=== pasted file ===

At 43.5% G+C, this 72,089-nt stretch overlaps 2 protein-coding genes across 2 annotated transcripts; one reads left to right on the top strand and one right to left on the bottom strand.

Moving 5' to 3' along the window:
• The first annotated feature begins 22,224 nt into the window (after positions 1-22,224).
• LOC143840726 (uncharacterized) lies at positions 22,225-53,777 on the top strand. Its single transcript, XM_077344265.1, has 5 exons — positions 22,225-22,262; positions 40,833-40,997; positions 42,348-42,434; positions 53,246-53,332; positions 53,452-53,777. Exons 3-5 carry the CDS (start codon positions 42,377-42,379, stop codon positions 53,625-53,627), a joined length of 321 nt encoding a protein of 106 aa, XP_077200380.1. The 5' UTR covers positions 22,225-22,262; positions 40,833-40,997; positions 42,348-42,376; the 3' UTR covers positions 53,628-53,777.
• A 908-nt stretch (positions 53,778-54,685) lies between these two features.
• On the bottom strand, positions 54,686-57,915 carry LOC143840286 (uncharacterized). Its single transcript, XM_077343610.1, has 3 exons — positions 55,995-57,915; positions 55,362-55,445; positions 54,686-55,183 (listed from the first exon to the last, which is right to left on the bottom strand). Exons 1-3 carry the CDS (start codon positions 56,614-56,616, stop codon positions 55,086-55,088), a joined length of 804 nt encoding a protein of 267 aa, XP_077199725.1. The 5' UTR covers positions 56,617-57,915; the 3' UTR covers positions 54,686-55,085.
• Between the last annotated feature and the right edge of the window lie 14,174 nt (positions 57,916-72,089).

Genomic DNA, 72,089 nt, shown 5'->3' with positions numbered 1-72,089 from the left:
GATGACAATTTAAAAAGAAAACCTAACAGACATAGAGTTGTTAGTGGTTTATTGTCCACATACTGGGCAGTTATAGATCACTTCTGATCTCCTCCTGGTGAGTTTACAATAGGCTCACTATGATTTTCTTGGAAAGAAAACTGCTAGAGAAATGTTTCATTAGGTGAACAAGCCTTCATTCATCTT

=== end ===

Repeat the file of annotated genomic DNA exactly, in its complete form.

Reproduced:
At 43.5% G+C, this 72,089-nt stretch overlaps 2 protein-coding genes across 2 annotated transcripts; one reads left to right on the top strand and one right to left on the bottom strand.

Moving 5' to 3' along the window:
• The first annotated feature begins 22,224 nt into the window (after positions 1-22,224).
• LOC143840726 (uncharacterized) lies at positions 22,225-53,777 on the top strand. Its single transcript, XM_077344265.1, has 5 exons — positions 22,225-22,262; positions 40,833-40,997; positions 42,348-42,434; positions 53,246-53,332; positions 53,452-53,777. Exons 3-5 carry the CDS (start codon positions 42,377-42,379, stop codon positions 53,625-53,627), a joined length of 321 nt encoding a protein of 106 aa, XP_077200380.1. The 5' UTR covers positions 22,225-22,262; positions 40,833-40,997; positions 42,348-42,376; the 3' UTR covers positions 53,628-53,777.
• A 908-nt stretch (positions 53,778-54,685) lies between these two features.
• On the bottom strand, positions 54,686-57,915 carry LOC143840286 (uncharacterized). Its single transcript, XM_077343610.1, has 3 exons — positions 55,995-57,915; positions 55,362-55,445; positions 54,686-55,183 (listed from the first exon to the last, which is right to left on the bottom strand). Exons 1-3 carry the CDS (start codon positions 56,614-56,616, stop codon positions 55,086-55,088), a joined length of 804 nt encoding a protein of 267 aa, XP_077199725.1. The 5' UTR covers positions 56,617-57,915; the 3' UTR covers positions 54,686-55,085.
• Between the last annotated feature and the right edge of the window lie 14,174 nt (positions 57,916-72,089).

Genomic DNA, 72,089 nt, shown 5'->3' with positions numbered 1-72,089 from the left:
GATGACAATTTAAAAAGAAAACCTAACAGACATAGAGTTGTTAGTGGTTTATTGTCCACATACTGGGCAGTTATAGATCACTTCTGATCTCCTCCTGGTGAGTTTACAATAGGCTCACTATGATTTTCTTGGAAAGAAAACTGCTAGAGAAATGTTTCATTAGGTGAACAAGCCTTCATTCATCTT